THE FREMONT CANNON
The Fremont Cannon - college football's largest and most expensive "trophy" - is now over 30 years old and is the prize sought after when two in-state rivals, The University of Nevada and UNLV, meet each fall in football.
Nevada's two university football teams annually play for the right to house the mountain howitzer each season. Today's cannon is a replica of a gun that accompanied Captain John C. Fremont on his expedition through Oregon, Nevada and California in 1843-44.
The replica cannon was reconstructed in 1970 as the gift of the Nevada Mines Division of Kennecott Copper Corporation to the students of the two campuses of the University of Nevada. It was built from engineering and technical drawings from the military archives of the United States Army.
Bill Ireland, a 1952 Nevada alumnus who was UNLV's first football coach, deserves credit for connecting athletics boosters on each end of the state with Howard Winn, Kennecott general manager in White Pine County. Ireland, a McGill native, was able to sell Winn on the idea along with Wolf Pack boosters such as Bill Parish, a 1945 alumnus who played for the Wolf Pack in the early 1940s.
"One of the things I sold Kennecott on was that if they supported it, this would truly become a statewide trophy, including the cow counties," said Ireland, who coached baseball and football at Nevada before a distinguished career as head football coach and later athletic director at UNLV.
Winn bankrolled the project and sent it to Tyson Curtis Wilson, Inc., Advertising in Reno. The agency's staff included Don Gilmour, an account executive, who was an antique gun buff, and Thomas Wilson, president, who explored and mapped most of the Fremont trail through Northern Nevada.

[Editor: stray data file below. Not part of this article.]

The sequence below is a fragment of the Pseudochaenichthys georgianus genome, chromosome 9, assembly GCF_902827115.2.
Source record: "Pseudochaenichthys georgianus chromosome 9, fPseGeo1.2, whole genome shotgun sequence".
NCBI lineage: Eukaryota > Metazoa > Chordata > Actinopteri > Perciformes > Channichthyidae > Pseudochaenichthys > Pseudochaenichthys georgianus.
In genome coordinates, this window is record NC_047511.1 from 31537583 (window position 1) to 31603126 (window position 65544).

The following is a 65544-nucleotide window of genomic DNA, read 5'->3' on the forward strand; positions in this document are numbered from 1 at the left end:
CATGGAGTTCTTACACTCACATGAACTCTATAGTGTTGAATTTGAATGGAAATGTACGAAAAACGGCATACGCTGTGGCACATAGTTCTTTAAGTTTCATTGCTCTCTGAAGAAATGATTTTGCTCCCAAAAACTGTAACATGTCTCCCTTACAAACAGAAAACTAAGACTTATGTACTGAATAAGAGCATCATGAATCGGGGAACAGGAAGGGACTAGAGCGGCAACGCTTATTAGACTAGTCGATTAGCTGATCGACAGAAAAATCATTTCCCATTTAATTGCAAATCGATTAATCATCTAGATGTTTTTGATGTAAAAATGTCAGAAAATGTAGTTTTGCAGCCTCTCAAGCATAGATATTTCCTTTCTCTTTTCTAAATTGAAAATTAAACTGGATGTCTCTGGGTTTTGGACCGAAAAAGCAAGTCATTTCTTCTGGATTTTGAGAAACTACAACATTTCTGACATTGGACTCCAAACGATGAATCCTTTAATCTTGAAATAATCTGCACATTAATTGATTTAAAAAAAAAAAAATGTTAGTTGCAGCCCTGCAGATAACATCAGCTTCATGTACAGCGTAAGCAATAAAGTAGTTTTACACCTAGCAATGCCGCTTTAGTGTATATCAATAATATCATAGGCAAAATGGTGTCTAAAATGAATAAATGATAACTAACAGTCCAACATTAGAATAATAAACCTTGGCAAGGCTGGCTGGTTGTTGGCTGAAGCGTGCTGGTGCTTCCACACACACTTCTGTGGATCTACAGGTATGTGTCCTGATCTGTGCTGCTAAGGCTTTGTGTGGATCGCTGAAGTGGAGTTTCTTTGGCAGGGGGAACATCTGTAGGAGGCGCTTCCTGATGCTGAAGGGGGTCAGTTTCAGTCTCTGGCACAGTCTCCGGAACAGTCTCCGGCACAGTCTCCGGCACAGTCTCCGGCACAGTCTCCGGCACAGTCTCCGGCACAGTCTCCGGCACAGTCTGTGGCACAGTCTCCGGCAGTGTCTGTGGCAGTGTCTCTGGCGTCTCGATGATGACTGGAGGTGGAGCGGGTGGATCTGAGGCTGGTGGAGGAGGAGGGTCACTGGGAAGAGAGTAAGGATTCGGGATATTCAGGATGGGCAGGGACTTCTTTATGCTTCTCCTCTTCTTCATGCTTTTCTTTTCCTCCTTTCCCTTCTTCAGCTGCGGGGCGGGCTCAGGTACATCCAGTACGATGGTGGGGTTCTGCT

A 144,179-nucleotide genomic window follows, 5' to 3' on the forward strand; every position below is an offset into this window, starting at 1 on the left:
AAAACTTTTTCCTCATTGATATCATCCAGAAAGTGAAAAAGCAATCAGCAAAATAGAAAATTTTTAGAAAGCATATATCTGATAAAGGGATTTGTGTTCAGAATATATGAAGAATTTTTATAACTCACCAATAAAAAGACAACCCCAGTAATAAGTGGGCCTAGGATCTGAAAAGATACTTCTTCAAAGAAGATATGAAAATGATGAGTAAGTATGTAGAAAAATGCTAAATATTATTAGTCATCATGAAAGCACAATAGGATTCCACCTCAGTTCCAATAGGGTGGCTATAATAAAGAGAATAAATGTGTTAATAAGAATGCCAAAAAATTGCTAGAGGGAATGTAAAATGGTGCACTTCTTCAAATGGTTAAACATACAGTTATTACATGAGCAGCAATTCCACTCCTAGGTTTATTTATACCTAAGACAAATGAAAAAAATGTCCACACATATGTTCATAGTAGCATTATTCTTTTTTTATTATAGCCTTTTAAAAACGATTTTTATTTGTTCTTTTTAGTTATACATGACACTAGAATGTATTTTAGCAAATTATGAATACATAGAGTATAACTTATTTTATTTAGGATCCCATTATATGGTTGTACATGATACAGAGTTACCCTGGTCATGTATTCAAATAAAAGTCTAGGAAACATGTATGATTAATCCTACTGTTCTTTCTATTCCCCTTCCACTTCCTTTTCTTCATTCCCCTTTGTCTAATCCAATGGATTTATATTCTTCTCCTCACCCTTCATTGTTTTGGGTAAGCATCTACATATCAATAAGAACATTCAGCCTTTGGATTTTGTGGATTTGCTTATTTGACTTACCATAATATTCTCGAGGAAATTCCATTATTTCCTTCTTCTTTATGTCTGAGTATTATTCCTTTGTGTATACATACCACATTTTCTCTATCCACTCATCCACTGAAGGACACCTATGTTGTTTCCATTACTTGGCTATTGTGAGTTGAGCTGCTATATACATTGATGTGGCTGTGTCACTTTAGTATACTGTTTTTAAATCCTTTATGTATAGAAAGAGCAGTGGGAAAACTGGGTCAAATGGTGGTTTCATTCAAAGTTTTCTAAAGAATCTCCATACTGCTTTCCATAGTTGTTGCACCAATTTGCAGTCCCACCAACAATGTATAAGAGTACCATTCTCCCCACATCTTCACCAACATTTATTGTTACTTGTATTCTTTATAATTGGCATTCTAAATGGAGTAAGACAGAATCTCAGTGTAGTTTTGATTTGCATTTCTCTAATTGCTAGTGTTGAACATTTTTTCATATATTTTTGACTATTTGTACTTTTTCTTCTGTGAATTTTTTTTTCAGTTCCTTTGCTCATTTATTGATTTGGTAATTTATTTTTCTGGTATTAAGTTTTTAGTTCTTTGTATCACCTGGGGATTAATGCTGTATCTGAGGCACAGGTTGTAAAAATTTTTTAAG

The Wolf Pack won the first game between the universities in 1969, but the Rebels were the first team to capture the cannon in 1970 by a score of 42-20.
John Hill, a 1973 alumnus and son of then University of Nevada professor of military science Col. Robert H. Hill, claims to be the first person to fire the cannon, along with his friend, Mike Reid.
Hill, a student at the time, had experience firing the old French 76 cannon at Nevada games and modern cannons during ROTC summer camp. He and Reid fired the French 76 cannon for three years at Nevada games before the Fremont Cannon was ready for the 1973 season.
"I always assumed I was the first one to fire the Fremont Cannon in 1973 because when we got it back from Vegas, it didn't come back with any of the necessary tools to fire it. I distinctly remember being invited to lunch by Mr. Wilson at the Pioneer Club so he could give me the Field Manual," Hill said. "I read the manual, cut off a broomstick to make a ram rod, bought black powder from The Sportsman and "touched it off".
One of the perks of being the first person to fire it was being able to strap it behind my Chevy Vega and drive into Mackay Stadium. I had one ice chest for the cannon and one for me."
The Wolf Pack today enjoy a slight edge in the series.
Head coach Chris Ault reflects back on his team and that special rivalry game in 1978 as one of the most special of his 19 years at the helm of the Pack. Despite being a three-touchdown underdog, Nevada won that game 23-14 and 10 more that season. As an assistant at UNLV, Ault was 2-1 in cannon games, while 8-6 in the rivalry as head coach at Nevada.
"After the kids rushed onto the field to get it, there was no thought given to how to transport it back to Reno," said Ault. "We got dressed and a bunch of our football players took it upon themselves to dismantle it. Then we get to the airport and I've got to do some fast-talking to get not a gun, but a cannon onto a plane. After 15 minutes of explaining to everyone at the Vegas airport why it had to go back, we had guys carrying it in pieces onto the plane.
"It was total chaos, an amazing memory, but it was one of those moments we were flying so high, we didn't need a plane to get home."
Thanks to Ireland's foresight, Hill's innovation and Ault's motivational use of the cannon in the Wolf Pack's intense rivalry with the Rebels, the victor fires the cannon every time it scores at home.
"It's the most symbolic "trophy" for winning a state championship in the country and as much a part of the football tradition as the game itself," Ault said. "The Fremont Cannon is such a monumental trophy that we built a spot for it when we built Cashell Fieldhouse in the 1980's."